Eating Disorders Explained

“Perfect” bodies don’t exist but in the pursuit of perfection, some may succumb to eating disorders

In this day and age, most of us are bombarded by images of the ‘perfect’ looks via social media – the ‘perfect’ face shape, body proportions and more. It all may seem innocent but there are people who are at risk of developing eating disorders in order to reach this ‘perfection’. What they don’t realise is that these images could be doctored or the person could have been surgically enhanced. Sure, it could start out an innocent diet and exercise but it could quickly spiral out of control if they’re not careful. 

What is an eating disorder

According to the official MyHEALTH Portal by the Ministry of Health Malaysia, an eating disorder refers to behaviours related to eating that puts an individual’s physical and psychosocial health in danger. Not all eating disorders are the same and the most common ones include:

Anorexia Nervosa

  • Refusal by the individual to maintain a normal body weight for their age and height. This leads to their body weight less than 85 percent of expected weight. 
  • Extreme fear of gaining weight even though the person is already underweight. 
  • Body image distortion and constant denial of the severity of their low body weight. 
  • Subtypes include – diet restriction where they purposely limit the amount of food they eat – binge eating/purging where they lose control of their appetite and eat a large amount of food followed by feelings of guilt and the intention to vomit the excess food out later.


  • Low pulse rate and blood pressure 
  • Feeling tired and drowsy 
  • Dry skin and hair 
  • Irritability 
  • Obsessive thoughts 
  • Withdrawing from social situations to avoid eating 
  • Low self-esteem and increased perfectionism 
  • Missing period (amenorrheoa)

Bulimia Nervosa

Recurring episodes of binge eating and to prevent weight gain, the individual practices self-induced vomiting, abuse laxatives and enemas. Non-purging activities include excessive exercise and fasting that threatens their health.


  • Swollen salivary glands from frequent vomiting 
  • Irregular periods due to energy deficiency when the person is starving themselves 
  • Dental issues because of the acid present in vomit 
  • Stomach pain due to overstretching of the stomach from overeating 
  • Irritable bowels and dark mucous in the colon from abuse of laxatives 
  • Difficulty sleeping 
  • Hoarse voice

Binge Eating Disorder

  • Episodes of eating quicker than the person normally does, eating until they feel uncomfortable, eating when they aren’t hungry which is followed by feelings of guilt and depression. 
  • Yo-yo weight loss and weight gain. 
  • Commonly affects adolescents, especially female teenagers.


The physical consequence of eating disorders is nutritional instability and its severity depends on how dysfunctional the individual’s eating habits are. Common abnormalities include loss of muscle mass, body fat and bone mineral and deficiencies in minerals, vitamins and trace elements. These all seem mild but it could cause growth retardation and late onset of puberty, loss of bone mass which could lead to osteoporosis and in severe cases, heart problems and death.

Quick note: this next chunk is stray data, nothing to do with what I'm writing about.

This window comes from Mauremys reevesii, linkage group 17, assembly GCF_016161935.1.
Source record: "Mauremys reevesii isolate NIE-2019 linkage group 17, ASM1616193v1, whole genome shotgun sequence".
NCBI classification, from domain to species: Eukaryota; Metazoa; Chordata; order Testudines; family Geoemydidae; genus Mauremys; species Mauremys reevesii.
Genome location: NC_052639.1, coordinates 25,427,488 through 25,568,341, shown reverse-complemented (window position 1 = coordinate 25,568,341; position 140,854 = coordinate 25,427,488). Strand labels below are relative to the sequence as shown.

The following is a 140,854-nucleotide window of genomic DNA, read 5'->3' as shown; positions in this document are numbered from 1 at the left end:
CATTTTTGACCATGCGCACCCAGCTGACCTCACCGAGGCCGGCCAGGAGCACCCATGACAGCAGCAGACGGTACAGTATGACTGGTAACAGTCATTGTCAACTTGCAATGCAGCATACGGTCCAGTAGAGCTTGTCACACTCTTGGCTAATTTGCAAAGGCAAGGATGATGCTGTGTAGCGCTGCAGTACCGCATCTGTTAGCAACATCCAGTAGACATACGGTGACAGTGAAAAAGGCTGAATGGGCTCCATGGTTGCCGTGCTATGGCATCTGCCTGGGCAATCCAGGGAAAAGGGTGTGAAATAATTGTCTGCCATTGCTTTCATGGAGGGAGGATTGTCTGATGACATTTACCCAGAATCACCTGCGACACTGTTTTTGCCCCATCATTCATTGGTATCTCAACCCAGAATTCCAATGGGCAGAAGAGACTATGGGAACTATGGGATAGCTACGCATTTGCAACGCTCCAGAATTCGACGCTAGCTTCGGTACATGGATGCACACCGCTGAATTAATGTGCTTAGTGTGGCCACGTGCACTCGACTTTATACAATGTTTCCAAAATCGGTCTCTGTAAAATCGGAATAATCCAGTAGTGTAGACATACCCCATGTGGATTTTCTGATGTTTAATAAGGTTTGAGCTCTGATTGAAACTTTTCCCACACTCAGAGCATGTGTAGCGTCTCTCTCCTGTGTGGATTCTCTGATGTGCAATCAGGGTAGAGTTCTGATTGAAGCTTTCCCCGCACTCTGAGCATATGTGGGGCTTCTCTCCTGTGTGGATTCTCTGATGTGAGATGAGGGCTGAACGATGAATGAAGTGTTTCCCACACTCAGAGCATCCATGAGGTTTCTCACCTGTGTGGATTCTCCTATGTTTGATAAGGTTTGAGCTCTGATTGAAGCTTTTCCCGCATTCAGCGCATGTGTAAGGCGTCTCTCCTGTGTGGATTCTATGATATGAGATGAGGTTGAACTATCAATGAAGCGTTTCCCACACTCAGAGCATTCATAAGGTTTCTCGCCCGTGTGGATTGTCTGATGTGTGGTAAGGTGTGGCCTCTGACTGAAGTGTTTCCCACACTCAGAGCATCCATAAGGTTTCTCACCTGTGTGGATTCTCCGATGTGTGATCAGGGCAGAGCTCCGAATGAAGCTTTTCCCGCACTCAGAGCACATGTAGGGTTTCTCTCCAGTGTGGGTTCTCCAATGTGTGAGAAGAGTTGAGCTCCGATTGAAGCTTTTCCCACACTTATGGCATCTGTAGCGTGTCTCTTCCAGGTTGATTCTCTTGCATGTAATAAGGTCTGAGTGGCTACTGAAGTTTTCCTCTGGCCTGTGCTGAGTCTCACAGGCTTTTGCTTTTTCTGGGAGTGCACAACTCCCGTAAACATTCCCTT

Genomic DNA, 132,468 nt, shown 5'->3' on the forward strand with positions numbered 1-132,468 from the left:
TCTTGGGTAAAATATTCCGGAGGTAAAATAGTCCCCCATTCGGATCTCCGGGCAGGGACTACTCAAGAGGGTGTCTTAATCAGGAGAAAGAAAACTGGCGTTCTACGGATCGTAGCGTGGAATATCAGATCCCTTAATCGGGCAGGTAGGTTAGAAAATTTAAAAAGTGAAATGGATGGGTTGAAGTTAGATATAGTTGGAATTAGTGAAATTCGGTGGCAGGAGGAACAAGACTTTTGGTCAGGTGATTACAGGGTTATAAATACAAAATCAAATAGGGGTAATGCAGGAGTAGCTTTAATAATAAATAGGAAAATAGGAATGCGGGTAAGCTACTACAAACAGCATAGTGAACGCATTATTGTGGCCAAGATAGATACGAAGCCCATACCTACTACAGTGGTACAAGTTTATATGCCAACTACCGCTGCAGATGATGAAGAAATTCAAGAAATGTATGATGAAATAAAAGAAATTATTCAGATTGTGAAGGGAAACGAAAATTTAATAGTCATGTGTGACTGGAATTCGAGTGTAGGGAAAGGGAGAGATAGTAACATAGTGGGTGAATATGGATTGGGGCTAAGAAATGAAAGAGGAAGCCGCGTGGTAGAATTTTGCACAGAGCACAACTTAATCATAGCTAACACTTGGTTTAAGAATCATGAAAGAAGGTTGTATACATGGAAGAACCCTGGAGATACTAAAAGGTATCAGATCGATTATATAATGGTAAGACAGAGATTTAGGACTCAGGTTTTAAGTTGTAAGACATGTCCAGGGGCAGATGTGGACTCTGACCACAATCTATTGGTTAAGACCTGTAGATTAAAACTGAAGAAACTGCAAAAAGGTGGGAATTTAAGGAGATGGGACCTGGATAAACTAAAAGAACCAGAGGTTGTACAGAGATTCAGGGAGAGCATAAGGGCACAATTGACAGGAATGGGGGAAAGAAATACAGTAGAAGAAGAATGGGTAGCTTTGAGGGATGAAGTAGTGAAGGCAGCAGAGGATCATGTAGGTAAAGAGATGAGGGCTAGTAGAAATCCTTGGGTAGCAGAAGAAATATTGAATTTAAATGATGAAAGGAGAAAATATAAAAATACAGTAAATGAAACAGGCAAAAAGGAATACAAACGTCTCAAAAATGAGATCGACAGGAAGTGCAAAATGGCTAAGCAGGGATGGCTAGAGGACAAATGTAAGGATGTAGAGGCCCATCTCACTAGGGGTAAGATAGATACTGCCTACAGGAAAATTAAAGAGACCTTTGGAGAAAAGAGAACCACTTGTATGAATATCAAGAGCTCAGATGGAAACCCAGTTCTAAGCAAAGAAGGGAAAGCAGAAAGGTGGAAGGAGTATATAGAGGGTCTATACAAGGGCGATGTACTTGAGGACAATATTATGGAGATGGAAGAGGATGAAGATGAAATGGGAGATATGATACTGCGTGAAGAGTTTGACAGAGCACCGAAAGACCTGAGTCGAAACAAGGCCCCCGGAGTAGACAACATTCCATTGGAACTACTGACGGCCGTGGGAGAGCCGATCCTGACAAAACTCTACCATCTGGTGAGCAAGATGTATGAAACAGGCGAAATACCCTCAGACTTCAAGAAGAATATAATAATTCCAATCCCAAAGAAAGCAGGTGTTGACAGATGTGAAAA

Psychologically, it could cause problems such as not adjusting well to puberty, social isolation and family conflict, low self-esteem, and mental disorders such as anxiety and depression.

How to help

The number one piece of advice that is found across a myriad of sources say, “Seek help”. Talk to your parents, friends, teacher or anyone else you trust and seek immediate medical help. There would also be a psychological aspect as well in your treatment. If you are found to be malnourished, don’t worry about being hospitalised as it is done in order to help you get better and healthier.

We’re not going to sugarcoat it. Treatment is an uphill slog with many challenges and progress is slow. There will be medical and dietary management which you must adhere to in order to reach your goal of a healthier self. Having family support or the support of friends and loved ones would greatly help your treatment along with an understanding healthcare provider.

Medically, some individuals may be hospitalised for monitoring especially if there are abnormalities in their organ functions, especially cardiovascular function, abnormal levels of vitamin and/or minerals, and electrolyte imbalances. Depending on the individual’s diagnosis, sometimes, antidepressants are indicated in patients who have depression.

Support system

Establish a support system, whether it’s your family, close friend or life partner, and include them in your treatment plan. Do include your ‘number one supporter’ in your diet or nutrition counselling sessions in order to avoid any conflict or feelings of rejection. After all, it’s in everybody’s best interest if you become a healthier, better you, right?

Who to turn to 

Contact the Malaysian Mental Health Association ( who can guide you towards steps to take to preserve your mental health while battling an eating disorder. 

The Wave Clinic ( is a rehab centre in Kuala Lumpur with facilities which could help treat eating disorders.